Justification of Red List category
This species is classified as Endangered, despite its large range, because it has a very small population that is considered to be in decline. This and its virtual disappearance from agricultural lowlands make it highly reliant on protected areas in its core breeding range.
The total population is estimated at <1,000 individuals in South Africa, Lesotho and Eswatini (Taylor 2015) with only c.10 mature individuals outside this region (Taylor 2015; <50 individuals of all ages in Namibia [Simmons 2015]). This would equate to approximately 670 mature individuals, placed here in the range 251-999 mature individuals. Based on its distribution, it is thought to form 2 subpopulations, with the largest subpopulation holding the majority of individuals.
The population is thought to have undergone a major decline of 85% in the past 100 years (17% in 20 years) due to the loss of parts of its habitat (in its core habitat it is believed to have declined by as much as 50%) (Taylor 2015). Analysis by Cervantes Peralta et al. (in prep 2020) suggests that population trajectories are dependent on adult survival, which is estimated to be 0.69. The analysis also estimates that populations are declining at a rate of just over 2% per annum, equating to a three-generation decline rate of c.30%. The overall rate of decline has therefore been placed here in the 30-49% band. Based on the population trajectory, it is thought that this rate will continue into the future.
Circus maurus is restricted to southern Africa, where it is concentrated in the Western Cape (its core range), and occurs in the Eastern Cape, the Northern Cape and Free State (where it is irruptive in both areas), in South Africa (R.E. Simmons in litt. 2004), and is also found in Lesotho (non-breeding birds) (R.E. Simmons, O. Curtis and A. Jenkins in litt. 2004), with a tiny isolated population in northern Namibia (less than 50 birds including about five pairs [Simmons 2015]). It is considered a vagrant in Botswana and Eswatini, where non-breeding birds occasionally occur (Hancock 2008). An unknown proportion migrates between South Africa and Namibia (Simmons 2005).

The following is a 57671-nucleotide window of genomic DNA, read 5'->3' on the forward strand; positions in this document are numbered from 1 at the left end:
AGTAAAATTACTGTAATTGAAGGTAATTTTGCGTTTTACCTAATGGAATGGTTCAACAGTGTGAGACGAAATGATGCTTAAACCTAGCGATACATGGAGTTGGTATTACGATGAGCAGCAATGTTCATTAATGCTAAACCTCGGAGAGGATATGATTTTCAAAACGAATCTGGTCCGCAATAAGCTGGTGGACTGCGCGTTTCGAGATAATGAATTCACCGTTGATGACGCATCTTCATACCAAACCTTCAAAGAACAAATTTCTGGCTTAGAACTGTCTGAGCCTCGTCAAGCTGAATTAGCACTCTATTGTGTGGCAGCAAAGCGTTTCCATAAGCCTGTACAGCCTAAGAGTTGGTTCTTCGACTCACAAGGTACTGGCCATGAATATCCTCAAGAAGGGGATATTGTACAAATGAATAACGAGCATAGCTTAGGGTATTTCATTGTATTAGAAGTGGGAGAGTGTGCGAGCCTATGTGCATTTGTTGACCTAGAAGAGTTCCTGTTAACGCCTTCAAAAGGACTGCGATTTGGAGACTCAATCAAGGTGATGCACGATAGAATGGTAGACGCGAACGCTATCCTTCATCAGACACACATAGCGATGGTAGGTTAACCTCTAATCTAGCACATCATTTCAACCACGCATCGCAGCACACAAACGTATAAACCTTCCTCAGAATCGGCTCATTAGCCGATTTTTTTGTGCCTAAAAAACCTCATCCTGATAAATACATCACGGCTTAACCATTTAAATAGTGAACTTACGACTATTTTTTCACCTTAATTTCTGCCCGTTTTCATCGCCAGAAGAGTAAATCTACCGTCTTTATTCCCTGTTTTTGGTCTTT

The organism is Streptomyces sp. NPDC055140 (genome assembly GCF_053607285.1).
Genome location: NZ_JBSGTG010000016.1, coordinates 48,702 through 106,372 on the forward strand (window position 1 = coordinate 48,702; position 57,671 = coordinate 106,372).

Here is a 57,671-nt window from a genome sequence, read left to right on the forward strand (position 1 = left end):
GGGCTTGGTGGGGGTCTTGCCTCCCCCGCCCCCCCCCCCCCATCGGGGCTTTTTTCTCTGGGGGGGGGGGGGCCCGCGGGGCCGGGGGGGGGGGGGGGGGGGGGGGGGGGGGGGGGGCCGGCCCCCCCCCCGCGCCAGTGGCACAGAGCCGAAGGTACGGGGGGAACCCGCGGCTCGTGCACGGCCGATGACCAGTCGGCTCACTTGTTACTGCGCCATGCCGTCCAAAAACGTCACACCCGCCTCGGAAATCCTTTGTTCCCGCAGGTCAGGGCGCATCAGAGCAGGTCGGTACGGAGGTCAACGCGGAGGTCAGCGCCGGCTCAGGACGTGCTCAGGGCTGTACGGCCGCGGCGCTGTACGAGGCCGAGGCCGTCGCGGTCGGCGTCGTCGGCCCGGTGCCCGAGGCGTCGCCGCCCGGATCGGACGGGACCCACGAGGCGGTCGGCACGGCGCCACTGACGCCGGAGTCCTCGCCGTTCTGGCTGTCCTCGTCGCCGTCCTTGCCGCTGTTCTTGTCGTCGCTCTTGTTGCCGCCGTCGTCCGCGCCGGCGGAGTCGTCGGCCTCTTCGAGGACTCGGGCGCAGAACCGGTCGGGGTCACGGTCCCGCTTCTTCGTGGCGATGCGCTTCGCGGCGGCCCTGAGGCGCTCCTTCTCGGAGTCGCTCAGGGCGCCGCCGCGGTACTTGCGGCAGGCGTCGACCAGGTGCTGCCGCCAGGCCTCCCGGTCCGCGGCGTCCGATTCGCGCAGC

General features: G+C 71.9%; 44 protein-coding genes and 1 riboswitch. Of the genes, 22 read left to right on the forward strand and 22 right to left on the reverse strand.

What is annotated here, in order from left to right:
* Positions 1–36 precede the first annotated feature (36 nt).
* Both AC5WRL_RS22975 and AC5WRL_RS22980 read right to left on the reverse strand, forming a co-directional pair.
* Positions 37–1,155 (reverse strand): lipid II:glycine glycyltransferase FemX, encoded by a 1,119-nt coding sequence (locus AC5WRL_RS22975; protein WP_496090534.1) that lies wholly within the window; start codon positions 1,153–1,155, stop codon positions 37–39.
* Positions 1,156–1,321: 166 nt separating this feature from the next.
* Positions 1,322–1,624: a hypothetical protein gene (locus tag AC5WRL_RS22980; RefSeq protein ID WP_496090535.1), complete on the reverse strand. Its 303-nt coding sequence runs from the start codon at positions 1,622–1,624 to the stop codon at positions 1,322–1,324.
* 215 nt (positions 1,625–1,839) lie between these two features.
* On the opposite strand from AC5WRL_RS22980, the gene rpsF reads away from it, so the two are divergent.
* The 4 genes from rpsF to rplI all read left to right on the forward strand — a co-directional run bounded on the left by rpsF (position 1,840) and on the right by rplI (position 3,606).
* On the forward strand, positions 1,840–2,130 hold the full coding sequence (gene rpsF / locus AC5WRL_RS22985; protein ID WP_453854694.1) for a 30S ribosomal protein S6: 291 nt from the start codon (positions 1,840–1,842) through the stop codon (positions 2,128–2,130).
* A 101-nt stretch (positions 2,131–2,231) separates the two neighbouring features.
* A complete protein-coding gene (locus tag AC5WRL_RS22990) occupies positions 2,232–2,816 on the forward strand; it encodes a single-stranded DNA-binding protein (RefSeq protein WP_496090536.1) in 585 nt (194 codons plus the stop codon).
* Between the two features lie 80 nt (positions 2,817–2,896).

It is a species of cool, dry-country, frequenting coastal and montane fynbos (Curtis et al. 2004, R.E. Simmons, O. Curtis and A. Jenkins in litt. 2004), highland grasslands, Karoo subdesert scrub, open plains with low shrubs and croplands. It often breeds close to coastal and upland marshes with tall shrubs or reeds, occurring in dry steppe and grassland areas further north in the non-breeding season (Brown et al. 1982, Thiollay 1994, R.E. Simmons, O. Curtis and A. Jenkins in litt. 2004). In the Western Cape of South Africa it is most abundant in coastal and montane fynbos (Curtis et al. 2004), whilst in Namibia it favours coastal river floodplains (S. Braine and J. Paterson per Simmons 2005). It prefers open ground with low vegetation for hunting, where it feeds on a diet comprising mainly of small mammals, especially Otomys and Rhabdomys species (R.E. Simmons, O. Curtis and A. Jenkins in litt. 2004). Whilst mammals make up the vast majority of prey taken at coastal sites (and this remains consistent throughout the breeding season [García-Heras et al. 2017]), birds make up a slightly greater proportion than mammals in the diet of pairs nesting in montane habitats (Curtis et al. 2004), although individuals breeding at inland sites start the breeding season with a similar diet to those at coastal sites and as the season progresses their diet shifts to fewer mammals and more birds and reptiles (García-Heras et al. 2017). Local fluctuations in breeding numbers may be related to population cycles in its prey base, such as mice whose numbers fluctuate with rainfall, especially in the more arid regions (Thiollay 1994, R.E. Simmons in litt. 2007, see also García-Heras et al. 2016, 2017). Damp sites, near vleis, marshes or streams, are preferred for breeding (Brown et al. 1982), while south-facing slopes are preferred in montane areas (R.E. Simmons in litt. 2007). Nests are built on the ground and usually hold three to five eggs (Brown et al. 1982, Curtis et al. 2004, R.E. Simmons, O. Curtis and A. Jenkins in litt. 2004). In south-western South Africa, egg-laying takes place in June-November, with peaks in July and September (Curtis et al. 2004). After breeding, females appear to migrate to higher elevations, while the males stay closer to the breeding grounds (Anderson 2013). There appears to be a lack of genetic variation within the species, which while uncommon, is not unique (Fuchs et al. 2014).